Read and written by Erik van Mechelen
Wake up to your cognitive biases and you will see more
There are many ways to learn about your cognitive biases. You might start by reading Daniel Kahneman’s Thinking, Fast and Slow, or the scientific paper he wrote in 1974 with his friend and colleague Amos Tversky, ‘Judgment under Uncertainty: Heuristics and Biases’, where the pair shared their observations and experiments across a number of biases humans all share.
Judgment under uncertainty.
You could also notice these biases in action.
Humans are goal-oriented. We develop an aim. In Octalysis speak, this is our Core Drive 2: Development & Accomplishment putting a fire under us, sparking us into motion. (Other Core Drives of Octalysis will play into our emotions, too, of course.)
But our belief in how successful we will be in achieving our goal comes down to a matter of prediction under uncertainty. Here enter several key biases, among them recency bias, overconfidence, and what Philip E. Tetlock calls ‘tip of the nose thinking.’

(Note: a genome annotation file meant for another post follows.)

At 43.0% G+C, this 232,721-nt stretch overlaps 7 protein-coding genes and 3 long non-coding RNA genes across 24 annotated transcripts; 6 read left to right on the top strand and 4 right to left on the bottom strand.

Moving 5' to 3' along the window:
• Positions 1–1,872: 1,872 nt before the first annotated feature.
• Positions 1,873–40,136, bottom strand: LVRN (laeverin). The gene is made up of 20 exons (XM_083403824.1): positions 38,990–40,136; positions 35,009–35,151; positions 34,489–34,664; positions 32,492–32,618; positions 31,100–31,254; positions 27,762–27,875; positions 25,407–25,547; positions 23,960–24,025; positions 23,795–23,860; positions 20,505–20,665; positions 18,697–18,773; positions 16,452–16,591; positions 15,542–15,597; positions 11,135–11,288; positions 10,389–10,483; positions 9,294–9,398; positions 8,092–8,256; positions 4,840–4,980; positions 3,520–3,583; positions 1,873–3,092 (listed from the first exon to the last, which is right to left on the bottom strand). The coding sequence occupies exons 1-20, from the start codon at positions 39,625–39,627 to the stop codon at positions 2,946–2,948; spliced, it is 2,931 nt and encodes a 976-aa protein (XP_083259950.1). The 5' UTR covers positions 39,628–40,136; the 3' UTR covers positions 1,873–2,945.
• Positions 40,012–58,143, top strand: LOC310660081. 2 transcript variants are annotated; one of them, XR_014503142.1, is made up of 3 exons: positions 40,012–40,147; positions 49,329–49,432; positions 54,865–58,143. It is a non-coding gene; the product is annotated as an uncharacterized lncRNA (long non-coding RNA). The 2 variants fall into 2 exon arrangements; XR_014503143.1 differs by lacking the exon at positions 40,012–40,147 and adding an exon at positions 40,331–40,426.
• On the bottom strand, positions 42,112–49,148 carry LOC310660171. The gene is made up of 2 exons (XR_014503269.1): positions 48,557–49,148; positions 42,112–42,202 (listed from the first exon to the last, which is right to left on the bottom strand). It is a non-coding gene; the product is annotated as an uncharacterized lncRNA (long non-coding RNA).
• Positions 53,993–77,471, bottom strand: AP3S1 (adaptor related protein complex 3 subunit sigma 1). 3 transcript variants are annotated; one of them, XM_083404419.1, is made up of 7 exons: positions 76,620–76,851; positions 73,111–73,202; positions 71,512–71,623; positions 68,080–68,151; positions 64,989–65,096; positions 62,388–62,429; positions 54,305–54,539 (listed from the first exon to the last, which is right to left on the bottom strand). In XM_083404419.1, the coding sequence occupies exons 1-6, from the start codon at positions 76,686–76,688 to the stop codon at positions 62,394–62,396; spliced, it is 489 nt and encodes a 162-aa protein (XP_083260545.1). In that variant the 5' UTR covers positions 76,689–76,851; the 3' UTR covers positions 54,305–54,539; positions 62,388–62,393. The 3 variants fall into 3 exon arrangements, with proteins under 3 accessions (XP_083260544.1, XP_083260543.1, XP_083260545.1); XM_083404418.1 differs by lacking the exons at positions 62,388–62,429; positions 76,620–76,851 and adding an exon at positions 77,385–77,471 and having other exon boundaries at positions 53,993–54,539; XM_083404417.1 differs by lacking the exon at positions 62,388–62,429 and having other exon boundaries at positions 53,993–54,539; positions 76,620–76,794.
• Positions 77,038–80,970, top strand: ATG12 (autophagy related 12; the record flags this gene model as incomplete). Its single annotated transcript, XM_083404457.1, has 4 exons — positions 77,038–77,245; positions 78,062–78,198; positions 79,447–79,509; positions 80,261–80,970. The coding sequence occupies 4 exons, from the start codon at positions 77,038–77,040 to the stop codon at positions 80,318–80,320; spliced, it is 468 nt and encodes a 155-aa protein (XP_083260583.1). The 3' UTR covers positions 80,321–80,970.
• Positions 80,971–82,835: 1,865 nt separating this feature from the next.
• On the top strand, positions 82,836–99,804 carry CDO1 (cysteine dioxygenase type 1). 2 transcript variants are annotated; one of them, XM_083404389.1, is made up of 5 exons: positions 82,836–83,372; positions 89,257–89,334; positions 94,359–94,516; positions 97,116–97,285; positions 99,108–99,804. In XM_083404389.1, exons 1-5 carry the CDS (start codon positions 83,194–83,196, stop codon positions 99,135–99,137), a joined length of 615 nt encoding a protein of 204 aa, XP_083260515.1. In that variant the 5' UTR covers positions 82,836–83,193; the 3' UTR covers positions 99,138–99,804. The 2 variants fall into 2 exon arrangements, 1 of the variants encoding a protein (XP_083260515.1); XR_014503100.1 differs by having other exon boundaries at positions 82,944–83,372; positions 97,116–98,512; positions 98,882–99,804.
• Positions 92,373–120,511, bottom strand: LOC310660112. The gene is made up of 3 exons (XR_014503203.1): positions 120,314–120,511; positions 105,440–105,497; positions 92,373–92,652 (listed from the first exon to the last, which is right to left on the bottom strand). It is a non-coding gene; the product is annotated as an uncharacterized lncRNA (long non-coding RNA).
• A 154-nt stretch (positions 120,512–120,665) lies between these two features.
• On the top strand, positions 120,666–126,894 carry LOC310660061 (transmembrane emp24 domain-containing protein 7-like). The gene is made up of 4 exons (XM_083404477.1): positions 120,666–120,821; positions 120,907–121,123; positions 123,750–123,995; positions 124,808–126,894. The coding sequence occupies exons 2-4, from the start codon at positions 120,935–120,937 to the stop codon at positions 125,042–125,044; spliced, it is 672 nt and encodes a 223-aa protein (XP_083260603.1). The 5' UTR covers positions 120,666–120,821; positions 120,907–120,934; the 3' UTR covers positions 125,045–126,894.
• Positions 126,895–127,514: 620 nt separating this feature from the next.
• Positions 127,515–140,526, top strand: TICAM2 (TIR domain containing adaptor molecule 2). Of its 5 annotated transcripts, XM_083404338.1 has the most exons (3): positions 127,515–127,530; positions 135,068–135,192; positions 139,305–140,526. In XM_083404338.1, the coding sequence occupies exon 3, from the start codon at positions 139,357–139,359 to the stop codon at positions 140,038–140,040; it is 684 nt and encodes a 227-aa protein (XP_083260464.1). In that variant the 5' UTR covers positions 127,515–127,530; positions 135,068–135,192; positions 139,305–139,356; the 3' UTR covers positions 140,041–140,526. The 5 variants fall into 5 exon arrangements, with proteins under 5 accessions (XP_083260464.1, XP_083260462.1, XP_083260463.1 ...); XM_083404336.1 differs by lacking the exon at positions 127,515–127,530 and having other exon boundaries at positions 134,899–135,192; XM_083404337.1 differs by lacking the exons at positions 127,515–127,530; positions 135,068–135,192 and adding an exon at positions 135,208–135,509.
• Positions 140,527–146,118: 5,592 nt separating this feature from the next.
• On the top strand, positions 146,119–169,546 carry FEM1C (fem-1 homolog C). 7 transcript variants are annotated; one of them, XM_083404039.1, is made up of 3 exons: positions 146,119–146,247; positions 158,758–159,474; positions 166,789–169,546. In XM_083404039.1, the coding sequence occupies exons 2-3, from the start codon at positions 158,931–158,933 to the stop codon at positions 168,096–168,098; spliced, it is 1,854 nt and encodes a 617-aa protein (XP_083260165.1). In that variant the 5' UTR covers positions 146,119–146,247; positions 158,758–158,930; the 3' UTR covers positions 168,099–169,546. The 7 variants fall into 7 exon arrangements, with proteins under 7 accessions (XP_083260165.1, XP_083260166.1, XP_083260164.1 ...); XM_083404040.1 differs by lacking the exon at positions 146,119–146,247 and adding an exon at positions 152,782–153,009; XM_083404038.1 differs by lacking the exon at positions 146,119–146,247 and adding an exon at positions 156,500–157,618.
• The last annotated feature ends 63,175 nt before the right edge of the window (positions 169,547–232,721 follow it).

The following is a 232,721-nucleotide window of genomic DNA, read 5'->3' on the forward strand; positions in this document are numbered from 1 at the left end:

Philip E. Tetlock and Dan Gardner have written about a unique way to practice getting over our cognitive biases in prediction, through Super Forecasting. In their story about a small group of super forecasters who defeated IARPA’s own government-backed researchers in an extended game of geopolitical forecasting, the authors provide an architect’s blueprint for starting one’s own journey of forecasting. Because life is full of prediction. And wouldn’t it be better if you could improve your ability to do so?
As Kahneman said, what you see is all there is.
Wake up. Try to see more.
Here’s a bonus cognitive bias. (Many more to follow as we go through the book, Super Forecasting.)
Your eyes follow the symbols in this sentence. You can’t help making meaning out of them. Why are you trying to make meaning out of them? This sentence is just a pattern of symbols.
Step back even more. What are you bringing to this reading. Why are you so eager for answers?
Stay tuned for chapter by chapter analysis of ‘Super Forecasting’ by Philip E Tetlock and Gardner.
This and other expert analysis on the top research in psychology and behavior can be found at OctalysisPrime.com